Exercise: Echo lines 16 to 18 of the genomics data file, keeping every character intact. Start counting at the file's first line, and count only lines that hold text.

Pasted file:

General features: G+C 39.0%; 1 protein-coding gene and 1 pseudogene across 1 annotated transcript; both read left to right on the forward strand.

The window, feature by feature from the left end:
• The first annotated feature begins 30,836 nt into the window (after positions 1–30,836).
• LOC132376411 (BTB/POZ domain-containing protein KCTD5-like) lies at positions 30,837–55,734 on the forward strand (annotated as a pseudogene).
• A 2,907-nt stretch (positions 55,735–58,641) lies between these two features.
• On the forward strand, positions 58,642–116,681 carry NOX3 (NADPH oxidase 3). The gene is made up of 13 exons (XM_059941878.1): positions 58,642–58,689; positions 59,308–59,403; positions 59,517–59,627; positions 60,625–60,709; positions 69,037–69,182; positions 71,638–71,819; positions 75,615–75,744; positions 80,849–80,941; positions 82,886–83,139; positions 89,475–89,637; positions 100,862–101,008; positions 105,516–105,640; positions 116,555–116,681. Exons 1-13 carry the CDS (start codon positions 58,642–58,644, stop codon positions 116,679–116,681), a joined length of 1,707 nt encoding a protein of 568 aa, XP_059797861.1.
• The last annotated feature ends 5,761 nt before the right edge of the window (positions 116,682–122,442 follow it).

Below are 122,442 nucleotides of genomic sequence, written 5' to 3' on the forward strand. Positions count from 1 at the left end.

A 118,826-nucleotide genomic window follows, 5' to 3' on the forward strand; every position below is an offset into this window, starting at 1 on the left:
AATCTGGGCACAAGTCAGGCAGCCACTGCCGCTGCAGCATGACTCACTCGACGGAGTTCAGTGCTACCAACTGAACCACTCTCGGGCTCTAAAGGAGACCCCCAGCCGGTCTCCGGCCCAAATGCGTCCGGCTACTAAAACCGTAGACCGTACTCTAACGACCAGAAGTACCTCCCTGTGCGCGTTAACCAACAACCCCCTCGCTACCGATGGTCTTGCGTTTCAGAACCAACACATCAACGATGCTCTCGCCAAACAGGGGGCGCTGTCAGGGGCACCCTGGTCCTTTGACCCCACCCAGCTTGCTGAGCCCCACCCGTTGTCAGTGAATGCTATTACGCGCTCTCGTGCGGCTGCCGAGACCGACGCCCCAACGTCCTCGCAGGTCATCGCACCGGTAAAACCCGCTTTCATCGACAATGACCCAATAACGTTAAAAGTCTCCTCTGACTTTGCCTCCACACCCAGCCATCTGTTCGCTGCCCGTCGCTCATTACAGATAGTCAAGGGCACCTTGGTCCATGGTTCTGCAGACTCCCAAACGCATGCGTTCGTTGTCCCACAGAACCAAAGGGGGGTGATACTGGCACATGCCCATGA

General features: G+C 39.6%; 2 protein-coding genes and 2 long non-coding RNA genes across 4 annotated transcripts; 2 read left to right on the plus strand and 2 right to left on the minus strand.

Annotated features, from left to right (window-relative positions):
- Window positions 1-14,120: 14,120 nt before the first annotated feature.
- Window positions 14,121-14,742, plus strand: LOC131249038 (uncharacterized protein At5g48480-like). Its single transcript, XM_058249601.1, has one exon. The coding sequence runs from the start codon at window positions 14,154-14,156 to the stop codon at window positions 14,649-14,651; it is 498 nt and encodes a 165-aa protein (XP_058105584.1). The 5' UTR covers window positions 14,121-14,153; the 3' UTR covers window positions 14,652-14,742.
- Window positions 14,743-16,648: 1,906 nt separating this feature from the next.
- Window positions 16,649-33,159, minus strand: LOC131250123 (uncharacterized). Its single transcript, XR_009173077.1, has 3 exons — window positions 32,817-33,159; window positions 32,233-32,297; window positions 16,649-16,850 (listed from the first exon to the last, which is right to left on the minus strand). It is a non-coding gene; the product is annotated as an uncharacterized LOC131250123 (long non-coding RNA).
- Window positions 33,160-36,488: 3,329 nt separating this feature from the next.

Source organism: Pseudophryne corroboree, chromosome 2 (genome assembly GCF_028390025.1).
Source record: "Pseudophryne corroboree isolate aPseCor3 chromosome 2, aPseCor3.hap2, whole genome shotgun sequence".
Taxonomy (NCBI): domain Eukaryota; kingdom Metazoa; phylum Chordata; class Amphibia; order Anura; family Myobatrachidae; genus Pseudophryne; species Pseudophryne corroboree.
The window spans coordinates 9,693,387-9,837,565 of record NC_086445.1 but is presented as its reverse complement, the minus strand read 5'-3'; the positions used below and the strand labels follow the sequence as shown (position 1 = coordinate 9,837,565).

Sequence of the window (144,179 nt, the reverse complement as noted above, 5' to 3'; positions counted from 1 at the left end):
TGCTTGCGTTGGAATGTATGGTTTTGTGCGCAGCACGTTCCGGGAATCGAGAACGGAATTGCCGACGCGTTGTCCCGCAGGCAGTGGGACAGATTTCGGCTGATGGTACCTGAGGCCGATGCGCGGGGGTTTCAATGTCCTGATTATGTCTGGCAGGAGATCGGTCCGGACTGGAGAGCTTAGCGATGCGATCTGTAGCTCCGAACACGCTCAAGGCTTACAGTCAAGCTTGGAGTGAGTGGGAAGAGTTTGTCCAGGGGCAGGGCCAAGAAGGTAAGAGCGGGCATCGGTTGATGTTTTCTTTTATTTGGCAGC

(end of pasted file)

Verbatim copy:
- Window positions 16,649-33,159, minus strand: LOC131250123 (uncharacterized). Its single transcript, XR_009173077.1, has 3 exons — window positions 32,817-33,159; window positions 32,233-32,297; window positions 16,649-16,850 (listed from the first exon to the last, which is right to left on the minus strand). It is a non-coding gene; the product is annotated as an uncharacterized LOC131250123 (long non-coding RNA).
- Window positions 33,160-36,488: 3,329 nt separating this feature from the next.

Source organism: Pseudophryne corroboree, chromosome 2 (genome assembly GCF_028390025.1).